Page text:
It is Sunday morning, and after a solid 8hrs of sleep, it is time for me to write up yesterday’s happenings, of which there were quite a many. Earlier this week, my volunteering schedule was changed to allow me to participate in the Dirty Electronics workshop and performance, so I was not volunteering at all yesterday. Instead, I am working almost ten hours today, so that’ll be quite something… No idea what I’ll be doing yet, but that’s part of the fun. Right up until I find out it’s site clean-up.
Anyway, back to Saturday’s events. First up, the Mute Synth workshop with John Richards of Dirty Electronics.
It took me about 2 hours to solder the board together, during which time I did not burn my fingers once, surprisingly enough. To my great surprise, the device even worked right the first time.
The Mute Synth is controlled by touch and tilt controls, and makes horrendously cool noises. It does vaguely what you direct it to do, but there is always some uncontrollable element of chance in its design. I recorded myself noodling with it when I got back to the hotel last night, so here’s a sample of this thing’s noisemaking:[audio:http://thegrotto.timidelfdesigns.co.uk/blog/wp-content/uploads/2011/10/mute-synth-improv-1.mp3|titles=mute synth improv 1]
I also got to play around with some Sudophones/Merztins, which was great. I was getting some real expressive bird-like noises out of them. We roughly planned the performance for that evening, in terms of what devices were going to be used, and what we were going to do with them, but it was kept fairly loose.
After this, the festival properly started, but since Orthodox weren’t on until 5.15PM, I decided to walk up into the Bullring and get me a shirt for work, and a pair o’ fingerless gloves as mentioned previously. If you want to work in a retail store in Birmingham, may I advise not working in the shops in the Bullring, because they are real busy non-stop.
Got my gloves, headed back for Orthodox, who were good, but I wasn’t really feeling it for some reason. I figured it was a come-down from Secret Chiefs 3.
I popped outside for some food, and found some pretty big burgers for £5. Expensive, but tasty and filling. Tonight I’m probably going to get some Japanese Chicken Curry.
At this point there was nothing I specifically wanted to see, so I wandered over to the Old Library and saw Agathe Max, performing solo violin to a pre-recording of piano and drones. It was pretty great actually. Without the burden of expectation, I just let myself zone out and enjoy the sound.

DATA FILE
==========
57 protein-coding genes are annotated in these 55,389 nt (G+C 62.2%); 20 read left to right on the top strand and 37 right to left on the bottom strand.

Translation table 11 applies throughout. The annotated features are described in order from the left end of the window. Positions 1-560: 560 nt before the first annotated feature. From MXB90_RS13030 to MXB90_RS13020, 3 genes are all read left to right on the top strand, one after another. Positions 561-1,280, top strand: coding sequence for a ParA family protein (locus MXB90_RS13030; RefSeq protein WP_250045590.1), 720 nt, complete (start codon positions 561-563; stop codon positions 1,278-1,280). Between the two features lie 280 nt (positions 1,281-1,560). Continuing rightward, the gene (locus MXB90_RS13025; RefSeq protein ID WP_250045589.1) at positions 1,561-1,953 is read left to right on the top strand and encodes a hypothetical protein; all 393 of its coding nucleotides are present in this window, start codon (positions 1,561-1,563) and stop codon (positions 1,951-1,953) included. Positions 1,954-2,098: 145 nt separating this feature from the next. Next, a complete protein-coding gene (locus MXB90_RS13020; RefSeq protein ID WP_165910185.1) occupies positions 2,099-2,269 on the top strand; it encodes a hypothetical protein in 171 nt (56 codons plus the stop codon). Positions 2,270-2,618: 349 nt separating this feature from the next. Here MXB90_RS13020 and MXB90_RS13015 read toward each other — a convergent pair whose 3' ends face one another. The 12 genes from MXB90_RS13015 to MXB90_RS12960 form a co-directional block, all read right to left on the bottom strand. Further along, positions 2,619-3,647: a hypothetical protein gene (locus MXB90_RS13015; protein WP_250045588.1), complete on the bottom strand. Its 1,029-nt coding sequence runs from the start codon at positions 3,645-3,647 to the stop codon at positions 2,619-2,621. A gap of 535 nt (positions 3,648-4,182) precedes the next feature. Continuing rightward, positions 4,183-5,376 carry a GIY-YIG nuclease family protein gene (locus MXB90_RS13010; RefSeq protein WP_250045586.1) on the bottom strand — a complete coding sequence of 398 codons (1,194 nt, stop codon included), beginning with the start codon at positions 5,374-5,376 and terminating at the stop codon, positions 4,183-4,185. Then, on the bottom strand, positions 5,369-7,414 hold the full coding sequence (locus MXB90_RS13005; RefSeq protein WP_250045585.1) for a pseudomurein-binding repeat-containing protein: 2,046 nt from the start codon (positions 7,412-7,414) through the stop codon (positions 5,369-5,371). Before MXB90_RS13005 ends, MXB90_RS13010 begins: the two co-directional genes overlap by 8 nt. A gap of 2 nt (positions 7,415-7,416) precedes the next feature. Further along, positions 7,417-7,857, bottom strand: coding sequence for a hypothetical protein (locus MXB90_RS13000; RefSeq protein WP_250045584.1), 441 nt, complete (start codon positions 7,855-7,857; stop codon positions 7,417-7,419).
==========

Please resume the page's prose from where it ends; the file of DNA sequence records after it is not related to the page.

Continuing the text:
After that, I similarly had no idea what I wanted to see next, so I wandered back to Space 2, where Bardo Pond were playing, and that turned out to be the right choice because I went from having never heard of Bardo Pond to being really excited about Bardo Pond in the space of the last half of a song whose front half I missed. They played a kind of psychedelic shoegazey kind of thing, very spaced out and cool.
Next up was Wolves in the Throne Room. This is a band I like, but like most black metal related artists, I find hard to really listen engage with them for long periods of time. I do really appreciate their woodsy aesthetic though, and they had a bunch of paraffin lamps and five banners with reversed words that I deciphered as “manifest”, “beauty”, “dethrone”, “unveil” and “love” respectively.
Their set was pretty good, but very samey.
After Wolves it was finally time for the Dirty Electronics performance in the theatre. When we showed up though, they were showing the last ten minutes or so of a tour documentary of the band Oxbow filmed by their sound engineer. I love me some Oxbow, so it seemed a reasonably entertaining document of the parts on a tour where nothing happens. Then the director gave a brief Q&A before they cleared the stage for us.